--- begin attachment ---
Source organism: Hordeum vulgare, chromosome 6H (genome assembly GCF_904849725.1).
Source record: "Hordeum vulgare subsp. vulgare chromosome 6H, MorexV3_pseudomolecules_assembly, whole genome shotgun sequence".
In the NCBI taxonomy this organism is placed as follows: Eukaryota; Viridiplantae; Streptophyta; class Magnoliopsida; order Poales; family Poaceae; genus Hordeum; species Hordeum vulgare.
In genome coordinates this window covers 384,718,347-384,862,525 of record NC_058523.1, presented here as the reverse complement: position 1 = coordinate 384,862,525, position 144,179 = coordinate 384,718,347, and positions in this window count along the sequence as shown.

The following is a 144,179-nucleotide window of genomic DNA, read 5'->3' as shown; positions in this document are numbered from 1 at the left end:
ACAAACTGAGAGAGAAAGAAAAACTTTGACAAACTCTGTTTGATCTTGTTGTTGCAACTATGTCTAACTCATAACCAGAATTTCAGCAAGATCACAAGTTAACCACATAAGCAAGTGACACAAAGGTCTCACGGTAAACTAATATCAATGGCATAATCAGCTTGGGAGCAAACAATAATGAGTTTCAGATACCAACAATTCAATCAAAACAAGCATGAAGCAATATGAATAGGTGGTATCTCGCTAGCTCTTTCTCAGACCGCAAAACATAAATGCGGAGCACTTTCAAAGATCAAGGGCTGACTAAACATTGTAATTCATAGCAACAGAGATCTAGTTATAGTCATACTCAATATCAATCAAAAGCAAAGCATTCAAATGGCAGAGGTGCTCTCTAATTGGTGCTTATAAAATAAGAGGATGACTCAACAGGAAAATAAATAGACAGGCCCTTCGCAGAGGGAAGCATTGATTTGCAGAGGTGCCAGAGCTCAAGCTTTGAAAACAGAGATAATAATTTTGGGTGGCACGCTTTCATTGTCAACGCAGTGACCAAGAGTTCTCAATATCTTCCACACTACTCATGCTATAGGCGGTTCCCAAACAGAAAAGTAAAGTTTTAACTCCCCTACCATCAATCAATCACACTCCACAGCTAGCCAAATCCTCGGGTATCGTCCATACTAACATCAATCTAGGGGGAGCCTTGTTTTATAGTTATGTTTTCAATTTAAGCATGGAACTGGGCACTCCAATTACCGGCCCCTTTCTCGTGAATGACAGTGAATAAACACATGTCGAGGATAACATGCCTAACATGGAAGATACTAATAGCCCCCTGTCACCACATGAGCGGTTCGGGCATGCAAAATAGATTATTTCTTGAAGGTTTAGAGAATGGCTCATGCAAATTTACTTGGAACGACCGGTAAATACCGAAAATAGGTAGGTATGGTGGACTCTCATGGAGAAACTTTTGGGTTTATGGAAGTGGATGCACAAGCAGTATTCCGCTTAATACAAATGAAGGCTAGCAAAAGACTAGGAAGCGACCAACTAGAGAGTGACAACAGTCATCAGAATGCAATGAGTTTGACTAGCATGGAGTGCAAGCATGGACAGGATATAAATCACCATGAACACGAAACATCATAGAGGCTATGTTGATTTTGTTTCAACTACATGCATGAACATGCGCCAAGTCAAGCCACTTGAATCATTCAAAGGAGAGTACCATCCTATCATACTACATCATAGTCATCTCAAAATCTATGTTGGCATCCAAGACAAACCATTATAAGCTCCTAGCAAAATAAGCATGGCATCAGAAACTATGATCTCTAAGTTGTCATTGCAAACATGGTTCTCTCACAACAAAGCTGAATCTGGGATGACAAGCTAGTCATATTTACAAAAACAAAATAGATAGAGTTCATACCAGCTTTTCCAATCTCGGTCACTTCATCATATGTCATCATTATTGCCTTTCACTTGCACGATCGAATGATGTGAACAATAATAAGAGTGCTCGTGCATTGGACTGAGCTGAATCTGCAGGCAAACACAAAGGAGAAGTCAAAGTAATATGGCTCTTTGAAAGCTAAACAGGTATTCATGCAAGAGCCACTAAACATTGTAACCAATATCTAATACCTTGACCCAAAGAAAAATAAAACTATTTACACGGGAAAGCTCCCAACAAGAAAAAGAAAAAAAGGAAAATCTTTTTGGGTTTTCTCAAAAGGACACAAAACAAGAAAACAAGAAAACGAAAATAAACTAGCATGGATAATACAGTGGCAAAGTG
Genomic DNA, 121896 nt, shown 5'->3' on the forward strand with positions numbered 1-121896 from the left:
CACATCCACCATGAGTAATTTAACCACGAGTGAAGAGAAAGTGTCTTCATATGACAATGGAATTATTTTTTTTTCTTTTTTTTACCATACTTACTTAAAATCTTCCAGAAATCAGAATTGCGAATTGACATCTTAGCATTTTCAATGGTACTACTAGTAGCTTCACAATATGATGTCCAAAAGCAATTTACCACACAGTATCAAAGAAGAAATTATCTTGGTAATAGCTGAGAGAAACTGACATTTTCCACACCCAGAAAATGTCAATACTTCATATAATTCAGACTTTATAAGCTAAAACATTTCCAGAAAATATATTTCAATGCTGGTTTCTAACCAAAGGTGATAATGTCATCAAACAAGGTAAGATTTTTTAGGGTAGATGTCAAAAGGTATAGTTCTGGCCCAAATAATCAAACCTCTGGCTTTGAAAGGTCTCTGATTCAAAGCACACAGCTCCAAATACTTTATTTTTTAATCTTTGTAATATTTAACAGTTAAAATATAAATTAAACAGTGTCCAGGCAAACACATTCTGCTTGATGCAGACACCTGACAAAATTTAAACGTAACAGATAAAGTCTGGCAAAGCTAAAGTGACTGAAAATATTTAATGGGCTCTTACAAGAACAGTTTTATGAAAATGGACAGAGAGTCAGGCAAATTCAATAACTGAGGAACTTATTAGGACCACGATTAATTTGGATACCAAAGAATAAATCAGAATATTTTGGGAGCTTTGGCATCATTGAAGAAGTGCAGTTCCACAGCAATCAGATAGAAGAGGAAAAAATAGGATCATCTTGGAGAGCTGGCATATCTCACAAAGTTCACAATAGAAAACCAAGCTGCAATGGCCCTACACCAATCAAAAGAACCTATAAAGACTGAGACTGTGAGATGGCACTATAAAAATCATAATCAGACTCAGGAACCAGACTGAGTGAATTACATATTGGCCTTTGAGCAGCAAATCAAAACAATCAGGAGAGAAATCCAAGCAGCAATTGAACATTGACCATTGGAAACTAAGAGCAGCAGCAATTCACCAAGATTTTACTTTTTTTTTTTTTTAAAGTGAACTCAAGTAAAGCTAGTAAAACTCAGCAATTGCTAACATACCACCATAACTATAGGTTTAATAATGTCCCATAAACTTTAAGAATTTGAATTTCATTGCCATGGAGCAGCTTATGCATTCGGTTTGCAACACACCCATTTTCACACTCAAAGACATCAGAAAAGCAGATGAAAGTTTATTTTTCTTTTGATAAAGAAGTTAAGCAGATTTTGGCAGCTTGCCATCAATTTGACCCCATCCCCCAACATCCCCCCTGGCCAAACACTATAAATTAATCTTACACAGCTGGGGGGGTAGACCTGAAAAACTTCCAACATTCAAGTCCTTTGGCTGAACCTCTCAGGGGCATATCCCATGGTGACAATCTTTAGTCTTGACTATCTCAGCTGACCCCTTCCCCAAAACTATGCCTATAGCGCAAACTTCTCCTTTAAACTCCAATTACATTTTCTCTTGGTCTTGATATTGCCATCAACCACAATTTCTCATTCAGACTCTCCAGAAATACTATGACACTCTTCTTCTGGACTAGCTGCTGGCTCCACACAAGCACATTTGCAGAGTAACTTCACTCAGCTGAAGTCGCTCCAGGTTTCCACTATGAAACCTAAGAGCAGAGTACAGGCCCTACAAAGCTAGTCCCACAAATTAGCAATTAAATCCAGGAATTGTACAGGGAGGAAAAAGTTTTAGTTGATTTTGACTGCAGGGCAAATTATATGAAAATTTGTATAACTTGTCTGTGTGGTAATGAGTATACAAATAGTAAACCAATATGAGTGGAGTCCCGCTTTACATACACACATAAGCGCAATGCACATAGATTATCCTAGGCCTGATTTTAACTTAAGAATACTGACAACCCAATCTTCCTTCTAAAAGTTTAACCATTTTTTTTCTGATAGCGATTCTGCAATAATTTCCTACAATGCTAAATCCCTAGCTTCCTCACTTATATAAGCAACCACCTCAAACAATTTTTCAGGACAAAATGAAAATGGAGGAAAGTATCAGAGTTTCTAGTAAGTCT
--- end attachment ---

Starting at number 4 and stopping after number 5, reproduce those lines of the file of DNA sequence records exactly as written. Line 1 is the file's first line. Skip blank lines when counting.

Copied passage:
In genome coordinates this window covers 384,718,347-384,862,525 of record NC_058523.1, presented here as the reverse complement: position 1 = coordinate 384,862,525, position 144,179 = coordinate 384,718,347, and positions in this window count along the sequence as shown.

The following is a 144,179-nucleotide window of genomic DNA, read 5'->3' as shown; positions in this document are numbered from 1 at the left end: